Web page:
Earlier this year, a couple of former West Indian cricketers got into a rather vocal debate in the commentary box over their respective views on Shai Hope and Ashley Nurse. According to the one not in favour of the two Bajan cricketers in the ODI setup, Hope’s strike-rate with the bat and Nurse’s strike-rate with the ball were both equally unfit for this level.
He believed it was time that the West Indian selectors went back to a couple of more high-profile names instead. His more illustrious commentary colleague though wasn’t having any of it.
“From those who make themselves available to play for us, I think they’re doing quite well,” he said stressing intentionally on the “those who make themselves available” part. It was a pointed statement made at all the routine dissenting voices across the Caribbean who keep lamenting about the absconding luminaries rather than focus on the developing talents who have been consistent within their own limitations. It was basically a call to move on.
On Saturday at the MCA Stadium in Pune, it was the former great’s argument that was proven right. And it was incidentally, Hope and Nurse combined to orchestrate West Indies’ first win on tour to level the ODI series 1-1 with two matches to go.
The 43-run win, though significantly convincing in the end, came despite Virat Kohli doing what he seems to do whenever he feels like a bat these days — score a century. Hope, his team’s highest run-getter by far in 50-over cricket over the last two years, shepherded the visitors’ innings despite wickets falling around him regularly with a breezy 113-ball 95. The big, burly Nurse then showed his highly-billed but oft-flattering-to-deceive ability to strike the ball by smashing a brisk 22-ball 40 to take the total to a respectable 283/9.
The 29-year-old off-spinner, the West Indies’ most economical bowler and second highest wicket-taker over the last two years, then came back with the ball to stifle the Indians. He also knocked over two important wickets in Shikhar Dhawan and Rishabh Pant—when both looked set to be the partner that Kohli was looking for to take India home.It was Nurse’s tight spell, aided with the clever fields that Jason Holder seems to have designed for each Indian batsmen, that tightened the screws when it was most required. Kohli and Dhawan seemed to have got things moving when Nurse came on. India’s run-rate at that point was nearly on par with what they required.
Nurse though gave away only 11 runs in his first five overs, trapping Dhawan along the way, and by the time he was taken of, he’d ensured India needed more than run-a-ball—not an insurmountable for Kohli in particular but still a challenge.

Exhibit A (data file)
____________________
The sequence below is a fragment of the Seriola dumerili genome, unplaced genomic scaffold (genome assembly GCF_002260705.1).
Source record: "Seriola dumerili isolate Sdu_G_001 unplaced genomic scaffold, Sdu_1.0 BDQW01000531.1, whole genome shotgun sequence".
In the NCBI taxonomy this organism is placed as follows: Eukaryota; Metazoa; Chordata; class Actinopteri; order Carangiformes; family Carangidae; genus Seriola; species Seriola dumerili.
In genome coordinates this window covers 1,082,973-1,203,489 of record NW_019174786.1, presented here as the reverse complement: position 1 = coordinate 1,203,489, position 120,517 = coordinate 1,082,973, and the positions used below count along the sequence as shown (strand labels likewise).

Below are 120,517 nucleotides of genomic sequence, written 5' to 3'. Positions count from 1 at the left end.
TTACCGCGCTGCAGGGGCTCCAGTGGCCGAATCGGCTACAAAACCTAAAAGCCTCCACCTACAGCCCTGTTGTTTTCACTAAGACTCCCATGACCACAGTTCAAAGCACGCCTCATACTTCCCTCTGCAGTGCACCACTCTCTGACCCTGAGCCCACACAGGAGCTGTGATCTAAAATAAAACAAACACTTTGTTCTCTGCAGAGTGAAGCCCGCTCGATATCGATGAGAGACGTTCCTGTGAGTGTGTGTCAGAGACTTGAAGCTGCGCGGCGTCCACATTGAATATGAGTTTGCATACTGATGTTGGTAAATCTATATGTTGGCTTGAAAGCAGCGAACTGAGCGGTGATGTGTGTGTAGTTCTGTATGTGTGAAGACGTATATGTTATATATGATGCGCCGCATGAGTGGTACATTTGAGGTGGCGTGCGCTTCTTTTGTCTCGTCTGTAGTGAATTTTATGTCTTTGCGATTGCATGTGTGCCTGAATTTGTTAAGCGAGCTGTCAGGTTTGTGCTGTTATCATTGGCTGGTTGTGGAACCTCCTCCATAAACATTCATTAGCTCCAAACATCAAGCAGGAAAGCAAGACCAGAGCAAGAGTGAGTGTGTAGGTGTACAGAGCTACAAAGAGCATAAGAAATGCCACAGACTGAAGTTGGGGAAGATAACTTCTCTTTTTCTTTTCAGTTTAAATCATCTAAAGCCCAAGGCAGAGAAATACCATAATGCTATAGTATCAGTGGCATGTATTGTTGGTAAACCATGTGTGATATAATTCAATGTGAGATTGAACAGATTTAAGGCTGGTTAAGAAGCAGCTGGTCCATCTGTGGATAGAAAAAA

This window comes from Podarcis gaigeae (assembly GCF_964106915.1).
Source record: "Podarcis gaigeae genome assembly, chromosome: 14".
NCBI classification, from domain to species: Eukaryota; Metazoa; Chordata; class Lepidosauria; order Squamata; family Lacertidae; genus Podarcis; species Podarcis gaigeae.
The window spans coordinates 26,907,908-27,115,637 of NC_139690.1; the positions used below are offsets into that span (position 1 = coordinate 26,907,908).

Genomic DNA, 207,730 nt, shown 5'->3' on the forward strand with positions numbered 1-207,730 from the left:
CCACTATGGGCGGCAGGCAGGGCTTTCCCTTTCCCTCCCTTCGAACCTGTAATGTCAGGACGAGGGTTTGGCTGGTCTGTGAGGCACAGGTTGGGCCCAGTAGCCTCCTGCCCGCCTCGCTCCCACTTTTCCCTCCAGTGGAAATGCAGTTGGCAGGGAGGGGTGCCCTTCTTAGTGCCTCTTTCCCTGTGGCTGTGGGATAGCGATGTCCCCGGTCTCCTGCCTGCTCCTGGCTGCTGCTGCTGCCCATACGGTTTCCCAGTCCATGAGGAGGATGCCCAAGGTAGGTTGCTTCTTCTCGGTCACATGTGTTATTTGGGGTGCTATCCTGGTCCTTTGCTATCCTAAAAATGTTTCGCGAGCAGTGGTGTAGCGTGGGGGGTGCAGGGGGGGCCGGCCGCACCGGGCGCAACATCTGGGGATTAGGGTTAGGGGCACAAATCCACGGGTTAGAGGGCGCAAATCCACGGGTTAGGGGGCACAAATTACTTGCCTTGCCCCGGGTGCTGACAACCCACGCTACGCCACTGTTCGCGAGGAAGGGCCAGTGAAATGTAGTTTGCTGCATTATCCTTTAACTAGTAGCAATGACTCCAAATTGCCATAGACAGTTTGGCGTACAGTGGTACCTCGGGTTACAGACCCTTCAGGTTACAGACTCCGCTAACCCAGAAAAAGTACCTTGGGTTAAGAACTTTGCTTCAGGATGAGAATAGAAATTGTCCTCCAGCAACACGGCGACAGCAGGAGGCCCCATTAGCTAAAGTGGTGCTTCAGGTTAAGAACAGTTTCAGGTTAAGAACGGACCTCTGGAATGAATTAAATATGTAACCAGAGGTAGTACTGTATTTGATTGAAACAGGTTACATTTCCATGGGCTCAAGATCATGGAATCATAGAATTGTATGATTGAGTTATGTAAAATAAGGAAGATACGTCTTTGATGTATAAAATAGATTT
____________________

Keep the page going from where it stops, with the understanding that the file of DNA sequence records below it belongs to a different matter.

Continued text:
“Every day is a fishing day, but every day’s not a catching day,” is how Nurse describes his bowling and the role in the team. He is on key with the description. It’s minimalistic at best, right from the action—two steps and a little hop—to the limited set of variations. His off-break does take spin, but rarely too far off the perpendicular.
What he does possess though is the ability to hit the same spot over and over again—a modern-day Carl Hooper with slightly better control. And it’s the reason why his “catch” isn’t always too weighty—he’s going at just over a wicket-a-match—but it isn’t due to a lack of effort in the “fishing”.
Hope on the other hand is considered the “poster-boy” of giving “attention-to-detail” within the West Indies camp, at times almost to a fault—with some even likening him to Shivnarine Chanderpaul in this regard. He’s invariably the first to arrive and last to leave during practice sessions. And though there were signs of his batting form reflecting in his numbers during the Tests, it’s coming through in the ODIs. He got a start in Guwahati, led West Indies to a tie with a ton in Vizag, and looked set for an encore in Pune. Shimron Hetmyer, meanwhile, produced another exhibition of his power-hitting though this proved to be a cameo.
But it was Hope who kept the West Indies in the game, and eventually set it up.Just like Kohli seemed to be in the run-chase. But for once—actually only the third time in 23 times he’s scored a ton while batting second—the Indian captain couldn’t see his team home. It was a customarily flawless and risk-free ODI knock. But by the time Marlon Samuels was brought on, the run-chase had reached a point where Kohli had to win it on his own. And in a way, he perished to the first risk he attempted, a cross-batted hoick, which resulted in him being bowled.It was a loss that highlighted a couple of worrying concerns for India’s ODI team.
And this was by far the strongest playing XI they’d put out during the series. While Jasprit Bumrah made an impressive return, snaring four wickets, Bhuvneshwar Kumar was off colour and very expensive in the death—not for the first time in recent months. Khaleel Ahmed, though still only young, also doesn’t look the part yet.Then there was the middle-order.
Pant was too flashy, even if some might argue that “he was just playing his game”, and though there were a couple of hefty blows, he perhaps would have served his team’s cause better by mixing it with some caution, especially with Kohli on cruise-mode at the other end. And MS Dhoni’s batting has certainly seen better days. A day after he was omitted from the squads for India’s next two T20I series, the former India captain will find it difficult to not incite the umpteenth debate about his ODI future.It was a strange match in a way, with India seemingly in control for the first 35-odd overs during both innings.
But courtesy Hope and Nurse, the West Indies didn’t let the game slip away, and made stunning comebacks in the final stretch both times to ensure a famous win.“We know we’re No.9, and we know why we are No.9. So why not, give these guys who are giving their all a go?” is how the former great had summed up his argument earlier this year. And on Saturday, he seemed to have been proven right, once again.